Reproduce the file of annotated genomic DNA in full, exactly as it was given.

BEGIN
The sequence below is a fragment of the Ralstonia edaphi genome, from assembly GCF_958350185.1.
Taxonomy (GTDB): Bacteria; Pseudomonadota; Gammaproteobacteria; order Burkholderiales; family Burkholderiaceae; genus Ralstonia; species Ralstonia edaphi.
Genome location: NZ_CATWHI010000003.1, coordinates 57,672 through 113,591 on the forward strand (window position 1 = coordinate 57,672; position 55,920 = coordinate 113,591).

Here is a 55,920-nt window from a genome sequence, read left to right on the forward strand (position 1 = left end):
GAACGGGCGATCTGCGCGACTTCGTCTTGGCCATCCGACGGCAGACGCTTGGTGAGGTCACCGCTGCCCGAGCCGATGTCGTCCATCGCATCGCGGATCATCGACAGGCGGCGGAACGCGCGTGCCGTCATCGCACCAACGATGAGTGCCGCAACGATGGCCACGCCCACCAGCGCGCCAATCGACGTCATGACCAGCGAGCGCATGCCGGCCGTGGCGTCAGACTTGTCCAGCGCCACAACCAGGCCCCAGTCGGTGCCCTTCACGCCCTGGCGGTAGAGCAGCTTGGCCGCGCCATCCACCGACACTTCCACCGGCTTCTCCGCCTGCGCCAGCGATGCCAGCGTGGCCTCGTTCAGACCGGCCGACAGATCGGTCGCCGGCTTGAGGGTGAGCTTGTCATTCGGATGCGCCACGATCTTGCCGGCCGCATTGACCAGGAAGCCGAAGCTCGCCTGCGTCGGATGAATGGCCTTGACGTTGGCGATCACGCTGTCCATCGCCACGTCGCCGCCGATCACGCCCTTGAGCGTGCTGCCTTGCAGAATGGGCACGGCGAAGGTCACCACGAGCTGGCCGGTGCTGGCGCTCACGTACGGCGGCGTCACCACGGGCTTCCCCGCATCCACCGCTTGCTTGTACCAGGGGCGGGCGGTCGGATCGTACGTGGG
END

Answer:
The sequence below is a fragment of the Ralstonia edaphi genome, from assembly GCF_958350185.1.
Taxonomy (GTDB): Bacteria; Pseudomonadota; Gammaproteobacteria; order Burkholderiales; family Burkholderiaceae; genus Ralstonia; species Ralstonia edaphi.
Genome location: NZ_CATWHI010000003.1, coordinates 57,672 through 113,591 on the forward strand (window position 1 = coordinate 57,672; position 55,920 = coordinate 113,591).

Here is a 55,920-nt window from a genome sequence, read left to right on the forward strand (position 1 = left end):
GAACGGGCGATCTGCGCGACTTCGTCTTGGCCATCCGACGGCAGACGCTTGGTGAGGTCACCGCTGCCCGAGCCGATGTCGTCCATCGCATCGCGGATCATCGACAGGCGGCGGAACGCGCGTGCCGTCATCGCACCAACGATGAGTGCCGCAACGATGGCCACGCCCACCAGCGCGCCAATCGACGTCATGACCAGCGAGCGCATGCCGGCCGTGGCGTCAGACTTGTCCAGCGCCACAACCAGGCCCCAGTCGGTGCCCTTCACGCCCTGGCGGTAGAGCAGCTTGGCCGCGCCATCCACCGACACTTCCACCGGCTTCTCCGCCTGCGCCAGCGATGCCAGCGTGGCCTCGTTCAGACCGGCCGACAGATCGGTCGCCGGCTTGAGGGTGAGCTTGTCATTCGGATGCGCCACGATCTTGCCGGCCGCATTGACCAGGAAGCCGAAGCTCGCCTGCGTCGGATGAATGGCCTTGACGTTGGCGATCACGCTGTCCATCGCCACGTCGCCGCCGATCACGCCCTTGAGCGTGCTGCCTTGCAGAATGGGCACGGCGAAGGTCACCACGAGCTGGCCGGTGCTGGCGCTCACGTACGGCGGCGTCACCACGGGCTTCCCCGCATCCACCGCTTGCTTGTACCAGGGGCGGGCGGTCGGATCGTACGTGGG